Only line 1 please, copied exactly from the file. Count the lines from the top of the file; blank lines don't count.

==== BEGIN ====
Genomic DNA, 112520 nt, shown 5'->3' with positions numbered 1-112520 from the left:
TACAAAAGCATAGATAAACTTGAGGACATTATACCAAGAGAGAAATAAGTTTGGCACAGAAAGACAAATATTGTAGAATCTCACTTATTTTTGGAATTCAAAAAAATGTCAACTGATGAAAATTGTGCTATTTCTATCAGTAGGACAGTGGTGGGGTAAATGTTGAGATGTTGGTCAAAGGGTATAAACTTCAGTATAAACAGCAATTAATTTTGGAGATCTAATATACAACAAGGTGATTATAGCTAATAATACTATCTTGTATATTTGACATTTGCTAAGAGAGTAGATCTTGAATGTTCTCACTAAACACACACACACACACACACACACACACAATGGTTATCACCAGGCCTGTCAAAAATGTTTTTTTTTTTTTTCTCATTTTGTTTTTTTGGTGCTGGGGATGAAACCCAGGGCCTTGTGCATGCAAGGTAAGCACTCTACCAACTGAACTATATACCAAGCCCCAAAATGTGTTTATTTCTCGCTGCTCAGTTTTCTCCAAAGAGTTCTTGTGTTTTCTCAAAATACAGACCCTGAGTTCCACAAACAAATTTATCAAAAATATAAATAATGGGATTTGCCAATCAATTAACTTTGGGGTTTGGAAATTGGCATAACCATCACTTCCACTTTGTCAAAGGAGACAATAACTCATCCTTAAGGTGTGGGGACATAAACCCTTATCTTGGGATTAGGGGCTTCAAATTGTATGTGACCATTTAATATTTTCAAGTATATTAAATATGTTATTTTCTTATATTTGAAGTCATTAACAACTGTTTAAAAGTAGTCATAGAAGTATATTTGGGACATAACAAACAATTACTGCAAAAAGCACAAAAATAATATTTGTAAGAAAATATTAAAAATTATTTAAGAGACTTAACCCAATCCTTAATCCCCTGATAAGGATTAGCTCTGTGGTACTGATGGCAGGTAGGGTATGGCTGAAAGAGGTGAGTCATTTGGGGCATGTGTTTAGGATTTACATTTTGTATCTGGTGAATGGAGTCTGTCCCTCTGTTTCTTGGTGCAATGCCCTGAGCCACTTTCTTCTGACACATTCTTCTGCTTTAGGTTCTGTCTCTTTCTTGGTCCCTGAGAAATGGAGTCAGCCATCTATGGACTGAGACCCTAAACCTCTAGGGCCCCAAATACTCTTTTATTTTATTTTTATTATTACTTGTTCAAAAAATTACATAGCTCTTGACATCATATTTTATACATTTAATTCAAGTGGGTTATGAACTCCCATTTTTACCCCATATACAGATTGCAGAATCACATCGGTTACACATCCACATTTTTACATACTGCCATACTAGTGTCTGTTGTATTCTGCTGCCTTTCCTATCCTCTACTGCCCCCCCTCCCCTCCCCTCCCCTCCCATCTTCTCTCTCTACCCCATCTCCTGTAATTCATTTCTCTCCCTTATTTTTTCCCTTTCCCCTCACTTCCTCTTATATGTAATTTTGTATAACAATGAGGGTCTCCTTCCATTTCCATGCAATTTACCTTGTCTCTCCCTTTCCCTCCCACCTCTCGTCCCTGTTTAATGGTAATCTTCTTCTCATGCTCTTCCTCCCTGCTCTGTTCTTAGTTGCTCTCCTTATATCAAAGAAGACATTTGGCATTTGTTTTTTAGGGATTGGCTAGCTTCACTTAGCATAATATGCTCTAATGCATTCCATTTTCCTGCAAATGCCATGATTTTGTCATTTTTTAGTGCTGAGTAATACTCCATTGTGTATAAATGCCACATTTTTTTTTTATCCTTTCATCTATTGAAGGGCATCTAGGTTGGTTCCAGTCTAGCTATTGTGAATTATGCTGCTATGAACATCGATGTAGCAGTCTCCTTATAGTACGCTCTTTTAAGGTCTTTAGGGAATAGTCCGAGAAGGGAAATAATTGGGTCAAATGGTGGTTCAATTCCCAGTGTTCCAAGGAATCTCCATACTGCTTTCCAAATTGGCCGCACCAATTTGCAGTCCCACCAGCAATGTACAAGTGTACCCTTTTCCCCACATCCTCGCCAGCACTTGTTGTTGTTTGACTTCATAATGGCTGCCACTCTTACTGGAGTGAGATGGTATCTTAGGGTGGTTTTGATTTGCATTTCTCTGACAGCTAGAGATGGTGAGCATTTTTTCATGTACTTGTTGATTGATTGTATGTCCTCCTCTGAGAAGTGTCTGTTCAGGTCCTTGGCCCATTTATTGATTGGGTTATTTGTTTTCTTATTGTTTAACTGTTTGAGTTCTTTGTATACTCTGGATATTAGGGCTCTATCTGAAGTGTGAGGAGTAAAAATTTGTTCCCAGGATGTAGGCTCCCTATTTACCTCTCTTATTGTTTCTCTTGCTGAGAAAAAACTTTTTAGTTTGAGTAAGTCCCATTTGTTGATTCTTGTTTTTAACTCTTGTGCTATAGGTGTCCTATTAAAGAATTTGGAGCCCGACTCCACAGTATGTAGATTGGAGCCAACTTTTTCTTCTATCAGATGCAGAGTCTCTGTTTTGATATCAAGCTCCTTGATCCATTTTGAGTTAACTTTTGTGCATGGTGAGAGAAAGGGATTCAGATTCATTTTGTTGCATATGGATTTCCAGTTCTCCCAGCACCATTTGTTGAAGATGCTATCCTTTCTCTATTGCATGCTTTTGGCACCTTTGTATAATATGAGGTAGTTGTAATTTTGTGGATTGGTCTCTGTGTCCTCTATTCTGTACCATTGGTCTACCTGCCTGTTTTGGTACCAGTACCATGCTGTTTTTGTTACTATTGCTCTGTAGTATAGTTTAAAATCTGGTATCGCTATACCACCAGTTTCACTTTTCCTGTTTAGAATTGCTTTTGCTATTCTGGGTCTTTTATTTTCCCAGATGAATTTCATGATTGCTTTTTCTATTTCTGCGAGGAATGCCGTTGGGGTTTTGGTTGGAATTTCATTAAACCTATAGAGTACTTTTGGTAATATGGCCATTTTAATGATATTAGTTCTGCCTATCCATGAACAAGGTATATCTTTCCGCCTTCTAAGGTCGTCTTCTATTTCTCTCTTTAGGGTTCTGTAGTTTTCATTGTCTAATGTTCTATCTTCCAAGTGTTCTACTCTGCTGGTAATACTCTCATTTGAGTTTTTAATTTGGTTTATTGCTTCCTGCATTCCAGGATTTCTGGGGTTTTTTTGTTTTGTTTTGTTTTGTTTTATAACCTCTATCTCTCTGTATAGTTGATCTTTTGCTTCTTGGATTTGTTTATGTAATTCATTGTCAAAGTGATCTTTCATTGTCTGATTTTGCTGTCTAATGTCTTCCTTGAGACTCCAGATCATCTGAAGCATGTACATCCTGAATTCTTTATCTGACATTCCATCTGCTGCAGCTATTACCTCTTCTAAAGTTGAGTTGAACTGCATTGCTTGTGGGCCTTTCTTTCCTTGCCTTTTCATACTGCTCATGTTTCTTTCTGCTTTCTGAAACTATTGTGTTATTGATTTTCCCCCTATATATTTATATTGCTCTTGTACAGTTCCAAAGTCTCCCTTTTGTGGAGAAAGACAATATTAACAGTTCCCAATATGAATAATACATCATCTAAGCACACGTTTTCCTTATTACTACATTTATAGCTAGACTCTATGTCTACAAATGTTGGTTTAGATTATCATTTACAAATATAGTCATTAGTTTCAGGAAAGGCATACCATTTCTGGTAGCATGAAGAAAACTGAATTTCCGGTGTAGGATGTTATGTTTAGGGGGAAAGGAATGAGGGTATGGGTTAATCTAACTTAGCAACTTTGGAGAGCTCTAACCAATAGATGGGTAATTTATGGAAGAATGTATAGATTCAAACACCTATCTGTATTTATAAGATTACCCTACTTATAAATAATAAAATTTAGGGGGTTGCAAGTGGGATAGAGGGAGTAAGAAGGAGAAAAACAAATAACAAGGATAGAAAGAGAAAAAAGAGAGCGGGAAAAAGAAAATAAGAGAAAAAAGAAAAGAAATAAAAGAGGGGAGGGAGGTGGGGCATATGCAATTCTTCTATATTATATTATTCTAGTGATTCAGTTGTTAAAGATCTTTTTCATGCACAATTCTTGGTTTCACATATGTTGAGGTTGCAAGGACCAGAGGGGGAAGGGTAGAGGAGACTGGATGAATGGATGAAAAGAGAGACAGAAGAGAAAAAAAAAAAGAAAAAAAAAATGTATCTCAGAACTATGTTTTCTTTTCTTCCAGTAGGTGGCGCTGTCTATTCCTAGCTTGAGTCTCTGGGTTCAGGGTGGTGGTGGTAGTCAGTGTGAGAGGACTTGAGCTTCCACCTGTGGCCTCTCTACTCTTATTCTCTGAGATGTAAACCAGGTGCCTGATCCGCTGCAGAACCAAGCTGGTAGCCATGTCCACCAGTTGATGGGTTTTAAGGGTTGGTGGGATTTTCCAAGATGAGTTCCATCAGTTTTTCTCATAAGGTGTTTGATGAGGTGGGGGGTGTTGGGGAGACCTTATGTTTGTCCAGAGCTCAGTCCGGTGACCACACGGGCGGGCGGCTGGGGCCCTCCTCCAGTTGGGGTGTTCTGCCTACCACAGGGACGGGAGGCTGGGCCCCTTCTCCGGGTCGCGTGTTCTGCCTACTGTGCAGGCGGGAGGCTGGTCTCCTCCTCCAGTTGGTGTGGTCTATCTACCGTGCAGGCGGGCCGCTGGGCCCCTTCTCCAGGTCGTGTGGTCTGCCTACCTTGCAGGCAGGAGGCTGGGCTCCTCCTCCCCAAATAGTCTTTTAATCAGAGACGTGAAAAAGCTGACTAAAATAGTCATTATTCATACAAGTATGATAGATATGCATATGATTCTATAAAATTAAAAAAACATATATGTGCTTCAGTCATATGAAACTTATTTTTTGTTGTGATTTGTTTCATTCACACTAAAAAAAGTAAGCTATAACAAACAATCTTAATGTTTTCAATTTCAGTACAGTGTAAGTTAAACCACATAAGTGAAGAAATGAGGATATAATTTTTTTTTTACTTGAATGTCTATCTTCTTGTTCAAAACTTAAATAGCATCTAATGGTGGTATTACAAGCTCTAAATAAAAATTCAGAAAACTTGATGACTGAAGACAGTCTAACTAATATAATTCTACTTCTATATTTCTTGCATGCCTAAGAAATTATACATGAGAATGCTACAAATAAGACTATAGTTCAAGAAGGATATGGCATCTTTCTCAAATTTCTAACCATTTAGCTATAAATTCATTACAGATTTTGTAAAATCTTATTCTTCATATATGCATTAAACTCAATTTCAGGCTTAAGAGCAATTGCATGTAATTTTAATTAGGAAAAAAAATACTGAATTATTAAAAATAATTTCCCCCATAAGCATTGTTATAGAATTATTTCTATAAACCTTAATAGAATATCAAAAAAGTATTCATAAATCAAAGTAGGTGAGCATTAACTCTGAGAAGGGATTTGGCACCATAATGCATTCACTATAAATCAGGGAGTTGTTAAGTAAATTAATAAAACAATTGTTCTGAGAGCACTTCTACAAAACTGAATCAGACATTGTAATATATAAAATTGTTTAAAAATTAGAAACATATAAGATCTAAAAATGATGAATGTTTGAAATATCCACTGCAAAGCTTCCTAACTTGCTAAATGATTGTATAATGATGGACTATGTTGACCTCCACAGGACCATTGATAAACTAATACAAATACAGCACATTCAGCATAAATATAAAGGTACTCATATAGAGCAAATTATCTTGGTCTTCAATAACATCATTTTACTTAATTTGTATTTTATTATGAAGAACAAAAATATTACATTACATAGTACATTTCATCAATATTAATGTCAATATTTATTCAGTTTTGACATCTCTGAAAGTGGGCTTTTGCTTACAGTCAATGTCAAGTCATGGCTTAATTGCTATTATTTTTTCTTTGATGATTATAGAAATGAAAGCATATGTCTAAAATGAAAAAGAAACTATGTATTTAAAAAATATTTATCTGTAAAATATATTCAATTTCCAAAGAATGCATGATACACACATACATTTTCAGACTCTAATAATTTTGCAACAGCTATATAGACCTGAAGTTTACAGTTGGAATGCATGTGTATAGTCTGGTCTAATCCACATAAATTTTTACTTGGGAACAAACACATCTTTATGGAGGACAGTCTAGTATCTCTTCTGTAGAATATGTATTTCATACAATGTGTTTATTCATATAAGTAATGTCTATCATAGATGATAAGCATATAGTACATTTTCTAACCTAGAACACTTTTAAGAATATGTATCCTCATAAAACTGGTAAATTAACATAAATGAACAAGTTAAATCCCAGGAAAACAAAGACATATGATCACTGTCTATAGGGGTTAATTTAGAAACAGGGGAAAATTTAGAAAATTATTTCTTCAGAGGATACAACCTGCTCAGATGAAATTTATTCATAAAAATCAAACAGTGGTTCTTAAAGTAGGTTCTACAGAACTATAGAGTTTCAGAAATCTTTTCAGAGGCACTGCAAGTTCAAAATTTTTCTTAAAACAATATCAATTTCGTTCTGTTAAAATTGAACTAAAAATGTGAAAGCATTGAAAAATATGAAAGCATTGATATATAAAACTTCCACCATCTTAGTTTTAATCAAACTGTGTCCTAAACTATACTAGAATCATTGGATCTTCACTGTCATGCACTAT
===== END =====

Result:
Genomic DNA, 112520 nt, shown 5'->3' with positions numbered 1-112520 from the left: